The Hong Kong government has given Cathay Pacific another year to draw down a HK$7.8 billion ($1 billion) loan, in a sign that the carrier’s business remains tenuous even as other airlines in the region are planning to wean themselves off state aid.
The loan is part of the HK$39 billion in state aid the Hong Kong government extended to Cathay Pacific at the onset of the pandemic, in June 2020. The extension runs through June 9, 2023. The airline said it has not had to draw on the loan for the last 12 months but added the extension gives it “the flexibility to manage our liquidity position.” Cathay Pacific ended 2021 with HK$30 billion in liquidity.
The carrier said it is planning to increase capacity, which will have a “positive impact on the airline’s business.” Still, it expects to burn HK$500 million per month in the near term.
“The unprecedented impact of the pandemic has necessitated some very difficult decisions, namely our restructuring in 2020, but through this and our recapitalization, we have created a more efficient, more competitive and more focused business,” Cathay Pacific CEO Augustus Tang said in a statement. “We have already recommenced hiring as we plan for the anticipated recovery in Hong Kong and global aviation in the 18-24 month period ahead.”
Despite Tang’s optimism, the present is pretty grim for Hong Kong’s flag carrier. In its most recent traffic report, Cathay Pacific said April traffic was down 98.5 percent from three years earlier. Capacity in April was down 97.7 percent from 2019. Compared with last year, traffic in the first four months of 2021 was up 16 percent while capacity was down 60 percent. Even cargo traffic — a lifeline for the struggling carrier during the pandemic — was down 43 percent in the first four months compared with last year.
That the Hong Kong government is extending state aid is remarkable, as airlines around the world have begun repaying the government aid they received earlier in the pandemic. Support for U.S. carriers, for example, expired in September last year, and many European airlines have repaid or begun repaying government loans first extended in 2020, a report from the Organization for Economic Cooperation and Development shows.
The city-state is grappling with a fifth wave of Covid, with hospitalizations and test positivity rates among the highest of any period during the pandemic. And Hong Kong continues to impose mandatory 7-day quarantines for permanent residents and 14-day quarantines on foreign nationals, regardless of vaccination status. This is as countries like Malaysia, Singapore, South Korea, and Thailand have relaxed their restrictions on inbound travelers, and as Japan prepares to do so. Hong Kong’s restrictions, however, are in line with those of mainland China, which has locked down several major cities in recent weeks in an attempt to contain Covid-19. The continued quarantine requirements imperil Hong Kong’s position as a global connecting hub, IATA has warned.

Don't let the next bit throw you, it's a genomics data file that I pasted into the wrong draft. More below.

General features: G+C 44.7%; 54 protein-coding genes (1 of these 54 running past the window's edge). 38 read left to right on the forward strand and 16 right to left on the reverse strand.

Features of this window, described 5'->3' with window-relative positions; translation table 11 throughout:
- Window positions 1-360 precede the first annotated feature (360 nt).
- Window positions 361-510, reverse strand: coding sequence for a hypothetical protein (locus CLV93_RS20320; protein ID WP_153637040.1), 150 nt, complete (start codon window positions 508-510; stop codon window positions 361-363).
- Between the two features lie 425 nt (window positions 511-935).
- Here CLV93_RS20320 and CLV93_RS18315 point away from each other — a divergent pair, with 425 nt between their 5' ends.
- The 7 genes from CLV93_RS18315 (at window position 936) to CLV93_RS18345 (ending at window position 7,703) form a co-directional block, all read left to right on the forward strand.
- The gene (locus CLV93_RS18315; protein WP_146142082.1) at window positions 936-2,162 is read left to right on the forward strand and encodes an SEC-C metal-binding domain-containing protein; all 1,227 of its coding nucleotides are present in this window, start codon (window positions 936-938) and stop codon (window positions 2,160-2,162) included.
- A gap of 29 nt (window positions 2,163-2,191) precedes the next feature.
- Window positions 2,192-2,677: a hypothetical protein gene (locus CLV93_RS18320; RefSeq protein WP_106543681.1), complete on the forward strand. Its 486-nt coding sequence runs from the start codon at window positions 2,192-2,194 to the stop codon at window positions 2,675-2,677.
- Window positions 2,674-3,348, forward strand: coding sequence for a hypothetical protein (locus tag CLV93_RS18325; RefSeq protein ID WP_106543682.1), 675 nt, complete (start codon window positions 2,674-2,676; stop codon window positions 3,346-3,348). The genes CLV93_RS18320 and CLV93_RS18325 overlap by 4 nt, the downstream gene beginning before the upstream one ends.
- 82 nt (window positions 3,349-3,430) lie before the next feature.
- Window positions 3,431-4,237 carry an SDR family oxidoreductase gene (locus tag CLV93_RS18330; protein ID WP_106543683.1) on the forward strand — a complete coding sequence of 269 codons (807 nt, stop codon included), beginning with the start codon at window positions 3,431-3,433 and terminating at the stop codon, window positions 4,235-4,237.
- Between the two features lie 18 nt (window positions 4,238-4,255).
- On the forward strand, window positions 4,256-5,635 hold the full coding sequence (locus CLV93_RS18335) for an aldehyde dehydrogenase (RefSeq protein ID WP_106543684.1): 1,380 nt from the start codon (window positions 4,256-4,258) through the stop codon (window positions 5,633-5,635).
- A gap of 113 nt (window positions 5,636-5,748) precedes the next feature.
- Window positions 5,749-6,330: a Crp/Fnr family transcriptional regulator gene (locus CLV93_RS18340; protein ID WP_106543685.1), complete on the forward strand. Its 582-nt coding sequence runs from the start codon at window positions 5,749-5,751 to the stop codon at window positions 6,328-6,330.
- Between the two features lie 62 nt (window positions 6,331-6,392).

At the outset of the pandemic, analysts said airlines with small or no domestic markets — airlines like Copa, Emirates, KLM, and Singapore Airlines, to name a few — would struggle, while those based in countries with large domestic markets would benefit. In broad strokes, this was true for most the period from April 2020 to now. Airlines in Brazil, Canada, Mexico, and the U.S. began to bounce back as restrictions eased. Airlines in China and Russia also succeeded earlier in the pandemic, until the most recent Omicron subvariant wave ran into China’s strict “zero Covid” policy and Russian airlines began to feel the effects of Western sanctions over the the country’s invasion of Ukraine.
But as travel began to open up, even airlines based in smaller countries began to rebound. Copa, after spending much of 2020 grounded, returned to profitability by leveraging its Panama City hub to connect North and South America. Emirates has continued to report losses and availed itself of an additional $954 million in state aid last year, but its traffic improved by almost 200 percent in the fiscal year that ended in March from the year prior. The Dubai-based airline also is hiring to replace employees that left during the pandemic.
And KLM CEO Pieter Elbers recently told Airline Weekly the pandemic underscored the importance of a strong hub to maintain global connectivity when the number of flights plummeted. “There were certain specific city pairs where the only connection was through Amsterdam — for many city pairs we were the only airline, the only window to the world,” he said.